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Homework Help: Linear Algebra - Characteristic polynomials and similar matrices question

  1. Feb 17, 2010 #1
    1. The problem statement, all variables and given/known data

    For each matrix A below, let T be the linear operator on R3 thathas matrix A relative to the basis A = {(1,0,0), (1,1,0), (1,1,1)}. Find the algebraic and geometric multiplicities of each eigenvalues, and a basis for each eigenspace.

    a) A = [tex]
    \begin{bmatrix} 8&5&-5\\5&8&-5\\15&15&-12\end{bmatrix}

    [/tex]

    2. Relevant equations



    3. The attempt at a solution

    So I tried to find the eigenvalues normally and turns out that was pretty hard.. So I know that similar matrices have the same eigenvalues, then can I just take the eigenvalues of the matrix [tex]
    \begin{bmatrix} 1&1&1\\0&1&1\\0&0&1\end{bmatrix}

    [/tex]

    since it is similar to A? Or is it similar?
     
  2. jcsd
  3. Feb 17, 2010 #2
    The eigenvalues of similar matrices are the same but the eigenvectors may be different.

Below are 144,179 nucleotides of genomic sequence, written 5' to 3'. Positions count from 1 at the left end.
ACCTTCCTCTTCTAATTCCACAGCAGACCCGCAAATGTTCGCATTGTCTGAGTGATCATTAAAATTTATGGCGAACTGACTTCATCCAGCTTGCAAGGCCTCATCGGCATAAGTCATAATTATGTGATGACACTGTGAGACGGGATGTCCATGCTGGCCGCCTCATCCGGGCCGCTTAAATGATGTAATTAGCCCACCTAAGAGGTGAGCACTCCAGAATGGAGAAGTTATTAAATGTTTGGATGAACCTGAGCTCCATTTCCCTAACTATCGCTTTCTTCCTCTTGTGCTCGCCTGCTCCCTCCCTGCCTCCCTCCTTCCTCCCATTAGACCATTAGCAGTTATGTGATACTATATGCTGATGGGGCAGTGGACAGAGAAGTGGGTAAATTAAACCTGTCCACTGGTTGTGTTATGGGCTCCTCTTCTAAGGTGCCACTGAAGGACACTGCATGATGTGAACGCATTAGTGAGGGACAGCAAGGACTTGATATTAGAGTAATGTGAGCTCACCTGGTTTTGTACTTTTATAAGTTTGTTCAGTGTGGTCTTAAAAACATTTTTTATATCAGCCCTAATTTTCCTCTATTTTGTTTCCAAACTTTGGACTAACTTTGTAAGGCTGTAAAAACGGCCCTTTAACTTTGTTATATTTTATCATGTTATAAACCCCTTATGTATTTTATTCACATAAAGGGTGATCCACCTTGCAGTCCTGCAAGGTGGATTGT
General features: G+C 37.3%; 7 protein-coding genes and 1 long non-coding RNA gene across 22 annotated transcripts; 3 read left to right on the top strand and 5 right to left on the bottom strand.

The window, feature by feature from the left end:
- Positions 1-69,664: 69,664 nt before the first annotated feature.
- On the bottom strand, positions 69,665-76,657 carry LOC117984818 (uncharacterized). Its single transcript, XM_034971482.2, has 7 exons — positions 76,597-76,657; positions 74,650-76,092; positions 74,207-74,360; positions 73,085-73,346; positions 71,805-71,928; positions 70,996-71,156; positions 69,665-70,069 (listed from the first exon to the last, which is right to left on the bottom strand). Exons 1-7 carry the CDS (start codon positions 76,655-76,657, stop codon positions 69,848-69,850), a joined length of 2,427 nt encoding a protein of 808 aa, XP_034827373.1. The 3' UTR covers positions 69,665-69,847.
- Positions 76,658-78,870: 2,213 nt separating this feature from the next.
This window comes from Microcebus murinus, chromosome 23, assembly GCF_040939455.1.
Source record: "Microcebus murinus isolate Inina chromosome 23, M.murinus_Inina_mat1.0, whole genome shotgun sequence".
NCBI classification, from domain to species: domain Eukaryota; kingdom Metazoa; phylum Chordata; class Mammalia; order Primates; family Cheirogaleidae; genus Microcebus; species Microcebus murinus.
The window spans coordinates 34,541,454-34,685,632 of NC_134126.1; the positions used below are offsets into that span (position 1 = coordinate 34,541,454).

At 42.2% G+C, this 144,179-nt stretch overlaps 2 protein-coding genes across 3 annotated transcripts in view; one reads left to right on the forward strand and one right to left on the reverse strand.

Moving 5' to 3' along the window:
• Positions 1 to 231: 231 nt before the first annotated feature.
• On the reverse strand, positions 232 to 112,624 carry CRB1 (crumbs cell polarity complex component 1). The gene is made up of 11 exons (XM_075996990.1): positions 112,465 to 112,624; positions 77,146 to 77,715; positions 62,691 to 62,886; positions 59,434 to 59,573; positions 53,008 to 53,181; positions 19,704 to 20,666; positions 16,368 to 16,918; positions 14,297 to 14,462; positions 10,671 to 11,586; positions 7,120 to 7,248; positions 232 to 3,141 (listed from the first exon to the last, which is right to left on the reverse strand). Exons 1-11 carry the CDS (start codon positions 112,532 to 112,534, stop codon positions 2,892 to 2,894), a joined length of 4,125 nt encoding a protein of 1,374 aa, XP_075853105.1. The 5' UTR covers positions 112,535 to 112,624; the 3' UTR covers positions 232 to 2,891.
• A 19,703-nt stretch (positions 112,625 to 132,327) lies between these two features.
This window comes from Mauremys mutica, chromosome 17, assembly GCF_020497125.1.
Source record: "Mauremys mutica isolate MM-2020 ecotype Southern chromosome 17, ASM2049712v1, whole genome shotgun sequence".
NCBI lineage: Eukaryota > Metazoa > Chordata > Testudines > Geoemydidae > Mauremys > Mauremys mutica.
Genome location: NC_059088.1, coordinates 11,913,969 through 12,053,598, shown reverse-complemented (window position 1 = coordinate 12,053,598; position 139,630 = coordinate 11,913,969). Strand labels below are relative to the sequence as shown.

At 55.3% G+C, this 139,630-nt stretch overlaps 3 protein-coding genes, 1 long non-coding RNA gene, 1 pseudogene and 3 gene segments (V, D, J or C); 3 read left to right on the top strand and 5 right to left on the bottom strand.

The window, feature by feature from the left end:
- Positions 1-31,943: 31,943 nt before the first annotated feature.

4. Feb 17, 2010 #3

    vela

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    The second matrix isn't similar to A. Two matrices A and B are similar if you can write

    [tex]B=P^{-1}AP[/tex]

    for some invertible matrix P. You could use your matrix with the basis-vector columns as P.
     
  5. Feb 17, 2010 #4
    I calculated B but that doesn't seem to make finding eigenvalues any easier..?
     
  6. Feb 17, 2010 #5

    vela

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    You just need to work it out. It's only a 3x3 matrix after all.
     
  7. Feb 17, 2010 #6
    Okay nice it seems it's just because I made a mistake in calculating the inverse of P..
    turns out it's much easier to find the eigenvalues of B.

    ..or not. I don't understand why there is suddenly such a computational question when everything else is hardly as hard..
     
    Last edited: Feb 17, 2010
  8. Feb 18, 2010 #7
    Can I row-reduce a matrix before subtracting lambda and then find the determinant? Or do I have to subtract lambda first?
     
  9. Feb 18, 2010 #8

    vela

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    You have to subtract [itex]\lambda[/itex] first. Think about it. You can reduce any invertible matrix to the identity matrix. If you then subtracted [itex]\lambda[/itex], all the eigenvalues would be 1, which is obviously not the case for every invertible matrix.
     
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